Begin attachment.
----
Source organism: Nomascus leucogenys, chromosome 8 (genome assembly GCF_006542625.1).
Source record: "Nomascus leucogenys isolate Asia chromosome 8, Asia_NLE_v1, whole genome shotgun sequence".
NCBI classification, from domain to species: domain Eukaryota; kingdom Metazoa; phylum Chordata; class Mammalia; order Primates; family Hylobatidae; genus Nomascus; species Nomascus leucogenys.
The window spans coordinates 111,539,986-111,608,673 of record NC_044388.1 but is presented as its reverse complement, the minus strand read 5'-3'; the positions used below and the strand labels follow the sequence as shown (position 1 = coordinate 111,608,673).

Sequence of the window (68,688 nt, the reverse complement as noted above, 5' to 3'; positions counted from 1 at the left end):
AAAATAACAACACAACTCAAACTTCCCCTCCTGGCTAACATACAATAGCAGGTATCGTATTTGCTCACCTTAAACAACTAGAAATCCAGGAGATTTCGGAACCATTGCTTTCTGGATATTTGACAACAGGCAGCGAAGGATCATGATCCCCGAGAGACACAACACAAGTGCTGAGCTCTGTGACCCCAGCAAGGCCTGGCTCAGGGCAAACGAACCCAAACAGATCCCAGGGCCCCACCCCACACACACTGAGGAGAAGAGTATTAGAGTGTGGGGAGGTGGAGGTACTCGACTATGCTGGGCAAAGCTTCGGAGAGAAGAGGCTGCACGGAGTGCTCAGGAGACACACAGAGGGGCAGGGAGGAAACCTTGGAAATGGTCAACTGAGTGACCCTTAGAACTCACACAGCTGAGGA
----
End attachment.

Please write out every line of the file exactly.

Source organism: Nomascus leucogenys, chromosome 8 (genome assembly GCF_006542625.1).
Source record: "Nomascus leucogenys isolate Asia chromosome 8, Asia_NLE_v1, whole genome shotgun sequence".
NCBI classification, from domain to species: domain Eukaryota; kingdom Metazoa; phylum Chordata; class Mammalia; order Primates; family Hylobatidae; genus Nomascus; species Nomascus leucogenys.
The window spans coordinates 111,539,986-111,608,673 of record NC_044388.1 but is presented as its reverse complement, the minus strand read 5'-3'; the positions used below and the strand labels follow the sequence as shown (position 1 = coordinate 111,608,673).

Sequence of the window (68,688 nt, the reverse complement as noted above, 5' to 3'; positions counted from 1 at the left end):
AAAATAACAACACAACTCAAACTTCCCCTCCTGGCTAACATACAATAGCAGGTATCGTATTTGCTCACCTTAAACAACTAGAAATCCAGGAGATTTCGGAACCATTGCTTTCTGGATATTTGACAACAGGCAGCGAAGGATCATGATCCCCGAGAGACACAACACAAGTGCTGAGCTCTGTGACCCCAGCAAGGCCTGGCTCAGGGCAAACGAACCCAAACAGATCCCAGGGCCCCACCCCACACACACTGAGGAGAAGAGTATTAGAGTGTGGGGAGGTGGAGGTACTCGACTATGCTGGGCAAAGCTTCGGAGAGAAGAGGCTGCACGGAGTGCTCAGGAGACACACAGAGGGGCAGGGAGGAAACCTTGGAAATGGTCAACTGAGTGACCCTTAGAACTCACACAGCTGAGGA